Pentagon Announces Billions In Defense Cuts
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This is ALL THINGS CONSIDERED from NPR News. I'm Melissa Block.
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And I'm Michele Norris.
Defense Secretary Robert Gates did something of the impossible today: He announced cuts to the defense budget, and at the same time, though, he unveiled a plan to grow military spending. NPR Pentagon correspondent Tom Bowman has been crunching the numbers and has this explanation for the Pentagon's accounting magic.
TOM BOWMAN: Secretary Gates called his budget the minimum level of defense spending that's necessary, given what he called the many security challenges around the world. But he made pains to say that not every program can be spared cutbacks.
Secretary ROBERT GATES (Department of Defense): We must come to realize that not every defense program is necessary, not every defense dollar is sacred and well-spent and that more of nearly everything is simply not sustainable.
BOWMAN: What's not sustainable? The Marine Corps' troubled and expensive amphibious troop carrier - Gates cut that. He's also delaying a Marine version of a warplane called the Joint Strike Fighter.
But here's the catch: The Marines, like the other military services, will be able to plow a lot of those savings into other programs. The Marines will upgrade their current amphibious vehicle.
Gates found $100 billion in Pentagon savings over five years but allowed the Pentagon to keep that money. Kori Schake served on the National Security Council under President George W. Bush and sees Gates as something of a magician.
Ms. KORI SCHAKE (Former Bush Administration Official): My sense is that he's actually pulled off one of the great Houdini acts of our time because everybody's talking about this $100 billion-cut in the budget. What Gates has actually done is moved $100 billion from his existing budget to his existing budget.
BOWMAN: Retired Republican Senator Alan Simpson of Wyoming wanted Gates to make real cuts. Simpson was part of a presidential commission that proposed 100 billion cuts in one year alone and would use it to cut the deficit, not let the Pentagon pocket its savings.
Mr. ALAN SIMPSON (Former Republican Senator, Wyoming): He's a wonderful guy, and I've known him a long time, and to just reprogram and move stuff around inside as a saving, it just - it won't get us anywhere.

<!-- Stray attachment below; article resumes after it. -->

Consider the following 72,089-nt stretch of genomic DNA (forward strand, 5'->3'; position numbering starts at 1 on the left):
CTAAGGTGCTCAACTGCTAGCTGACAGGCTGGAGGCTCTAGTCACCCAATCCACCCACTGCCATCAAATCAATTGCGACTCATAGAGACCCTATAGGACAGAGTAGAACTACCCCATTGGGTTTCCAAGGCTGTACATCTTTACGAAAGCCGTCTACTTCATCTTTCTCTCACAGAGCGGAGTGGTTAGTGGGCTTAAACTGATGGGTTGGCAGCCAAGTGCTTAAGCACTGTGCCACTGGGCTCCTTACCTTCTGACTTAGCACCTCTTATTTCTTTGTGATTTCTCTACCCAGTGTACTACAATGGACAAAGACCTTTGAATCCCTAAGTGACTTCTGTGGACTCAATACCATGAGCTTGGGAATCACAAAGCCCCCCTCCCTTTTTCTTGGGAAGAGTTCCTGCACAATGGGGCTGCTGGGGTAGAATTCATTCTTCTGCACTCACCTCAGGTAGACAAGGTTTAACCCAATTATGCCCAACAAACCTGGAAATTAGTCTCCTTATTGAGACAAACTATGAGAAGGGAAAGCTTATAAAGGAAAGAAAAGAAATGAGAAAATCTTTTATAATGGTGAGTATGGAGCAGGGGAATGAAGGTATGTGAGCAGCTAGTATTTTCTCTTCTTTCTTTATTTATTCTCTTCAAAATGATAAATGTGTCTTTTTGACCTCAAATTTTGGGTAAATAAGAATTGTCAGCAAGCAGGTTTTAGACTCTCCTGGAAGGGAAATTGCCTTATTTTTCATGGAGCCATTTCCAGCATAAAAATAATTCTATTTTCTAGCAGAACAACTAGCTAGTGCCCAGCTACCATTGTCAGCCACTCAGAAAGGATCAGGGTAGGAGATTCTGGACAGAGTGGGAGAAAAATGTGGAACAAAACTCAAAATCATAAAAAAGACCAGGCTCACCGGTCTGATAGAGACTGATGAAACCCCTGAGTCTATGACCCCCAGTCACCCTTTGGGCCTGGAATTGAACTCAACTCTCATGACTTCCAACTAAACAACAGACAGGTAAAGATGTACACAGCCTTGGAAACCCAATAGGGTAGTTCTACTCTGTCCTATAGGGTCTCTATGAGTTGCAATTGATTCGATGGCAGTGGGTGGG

BOWMAN: Meaning it won't help cut the country's massive debt. That's been the focus of the tea party movement and Republicans on Capitol Hill. Gates says he's ready for that discussion.
Sec. GATES: My view is that we've got it about right, and there clearly will be a lot of debate on the Hill about this.
BOWMAN: The incoming House Majority Leader Eric Cantor says Republicans plan on looking to the Pentagon for possible cuts.
Representative ERIC CANTOR (Republican, Virginia): The Republican majority, as you would expect, is going to be a majority focused on national security, as far as defense is concerned. But everybody is going to have to do more with less.
BOWMAN: Gates has heard the call for more cuts. So today Gates proposed to trim $78 billion over five years beginning in 2013. These cuts, if they ever happen, would not just be shifted to other defense programs.
How would Gates hit that target? A lot of that comes from what he calls overhead reductions in efficiencies. That includes everything from cutting the number of admirals and generals to civilian salary freezes, also cutting the Army and Marine Corps by as many as 50,000 troops. That makes sense to Carl Conetta, a defense analyst at the Project on Defense Alternatives. Troop cuts are something he and others have called for.
Mr. CARL CONETTA (Analyst, Project on Defense Alternatives): Some key ideas were rolling back the size of the Army and the Marine Corps as the wars wind down.
BOWMAN: The wars in Iraq and Afghanistan. Gates says don't look for those troop cuts until the end of 2014.
Tom Bowman, NPR News, Washington.
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